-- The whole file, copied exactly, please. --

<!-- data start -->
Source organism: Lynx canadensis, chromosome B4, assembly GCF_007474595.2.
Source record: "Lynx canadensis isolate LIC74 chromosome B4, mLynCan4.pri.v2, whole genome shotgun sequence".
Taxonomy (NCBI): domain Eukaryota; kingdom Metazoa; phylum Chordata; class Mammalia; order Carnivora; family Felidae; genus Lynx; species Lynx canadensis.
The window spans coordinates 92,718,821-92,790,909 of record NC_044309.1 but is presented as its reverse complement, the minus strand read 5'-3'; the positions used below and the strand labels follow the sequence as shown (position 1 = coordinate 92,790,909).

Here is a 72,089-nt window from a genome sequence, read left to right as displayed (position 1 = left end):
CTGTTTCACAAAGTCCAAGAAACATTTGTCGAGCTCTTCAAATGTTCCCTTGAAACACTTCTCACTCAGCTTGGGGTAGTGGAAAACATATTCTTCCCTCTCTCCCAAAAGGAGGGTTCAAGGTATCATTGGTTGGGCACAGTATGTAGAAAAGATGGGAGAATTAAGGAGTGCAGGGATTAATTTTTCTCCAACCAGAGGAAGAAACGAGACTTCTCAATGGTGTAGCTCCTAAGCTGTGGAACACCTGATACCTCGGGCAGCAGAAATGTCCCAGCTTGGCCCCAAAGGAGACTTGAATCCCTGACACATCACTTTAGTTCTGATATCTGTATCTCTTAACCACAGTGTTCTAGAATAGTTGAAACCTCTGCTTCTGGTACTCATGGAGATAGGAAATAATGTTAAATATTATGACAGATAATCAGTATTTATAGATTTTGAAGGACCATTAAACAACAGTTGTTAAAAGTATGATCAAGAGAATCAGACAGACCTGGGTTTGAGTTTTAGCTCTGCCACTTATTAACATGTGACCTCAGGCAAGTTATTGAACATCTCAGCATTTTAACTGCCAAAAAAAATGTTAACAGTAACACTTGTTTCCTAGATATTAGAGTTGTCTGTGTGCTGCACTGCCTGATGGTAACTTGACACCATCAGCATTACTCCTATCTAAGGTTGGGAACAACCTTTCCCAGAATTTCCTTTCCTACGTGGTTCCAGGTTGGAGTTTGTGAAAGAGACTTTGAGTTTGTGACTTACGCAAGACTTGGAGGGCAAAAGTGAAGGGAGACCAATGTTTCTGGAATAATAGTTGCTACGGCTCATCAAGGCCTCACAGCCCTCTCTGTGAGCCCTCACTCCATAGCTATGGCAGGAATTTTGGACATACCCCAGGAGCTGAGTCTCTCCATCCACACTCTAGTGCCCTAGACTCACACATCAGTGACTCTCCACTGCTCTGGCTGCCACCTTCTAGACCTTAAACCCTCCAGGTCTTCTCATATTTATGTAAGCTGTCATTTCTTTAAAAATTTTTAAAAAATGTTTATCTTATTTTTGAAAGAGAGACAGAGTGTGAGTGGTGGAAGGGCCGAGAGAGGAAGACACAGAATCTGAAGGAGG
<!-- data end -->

Source organism: Lynx canadensis, chromosome B4, assembly GCF_007474595.2.
Source record: "Lynx canadensis isolate LIC74 chromosome B4, mLynCan4.pri.v2, whole genome shotgun sequence".
Taxonomy (NCBI): domain Eukaryota; kingdom Metazoa; phylum Chordata; class Mammalia; order Carnivora; family Felidae; genus Lynx; species Lynx canadensis.
The window spans coordinates 92,718,821-92,790,909 of record NC_044309.1 but is presented as its reverse complement, the minus strand read 5'-3'; the positions used below and the strand labels follow the sequence as shown (position 1 = coordinate 92,790,909).

Here is a 72,089-nt window from a genome sequence, read left to right as displayed (position 1 = left end):
CTGTTTCACAAAGTCCAAGAAACATTTGTCGAGCTCTTCAAATGTTCCCTTGAAACACTTCTCACTCAGCTTGGGGTAGTGGAAAACATATTCTTCCCTCTCTCCCAAAAGGAGGGTTCAAGGTATCATTGGTTGGGCACAGTATGTAGAAAAGATGGGAGAATTAAGGAGTGCAGGGATTAATTTTTCTCCAACCAGAGGAAGAAACGAGACTTCTCAATGGTGTAGCTCCTAAGCTGTGGAACACCTGATACCTCGGGCAGCAGAAATGTCCCAGCTTGGCCCCAAAGGAGACTTGAATCCCTGACACATCACTTTAGTTCTGATATCTGTATCTCTTAACCACAGTGTTCTAGAATAGTTGAAACCTCTGCTTCTGGTACTCATGGAGATAGGAAATAATGTTAAATATTATGACAGATAATCAGTATTTATAGATTTTGAAGGACCATTAAACAACAGTTGTTAAAAGTATGATCAAGAGAATCAGACAGACCTGGGTTTGAGTTTTAGCTCTGCCACTTATTAACATGTGACCTCAGGCAAGTTATTGAACATCTCAGCATTTTAACTGCCAAAAAAAATGTTAACAGTAACACTTGTTTCCTAGATATTAGAGTTGTCTGTGTGCTGCACTGCCTGATGGTAACTTGACACCATCAGCATTACTCCTATCTAAGGTTGGGAACAACCTTTCCCAGAATTTCCTTTCCTACGTGGTTCCAGGTTGGAGTTTGTGAAAGAGACTTTGAGTTTGTGACTTACGCAAGACTTGGAGGGCAAAAGTGAAGGGAGACCAATGTTTCTGGAATAATAGTTGCTACGGCTCATCAAGGCCTCACAGCCCTCTCTGTGAGCCCTCACTCCATAGCTATGGCAGGAATTTTGGACATACCCCAGGAGCTGAGTCTCTCCATCCACACTCTAGTGCCCTAGACTCACACATCAGTGACTCTCCACTGCTCTGGCTGCCACCTTCTAGACCTTAAACCCTCCAGGTCTTCTCATATTTATGTAAGCTGTCATTTCTTTAAAAATTTTTAAAAAATGTTTATCTTATTTTTGAAAGAGAGACAGAGTGTGAGTGGTGGAAGGGCCGAGAGAGGAAGACACAGAATCTGAAGGAGG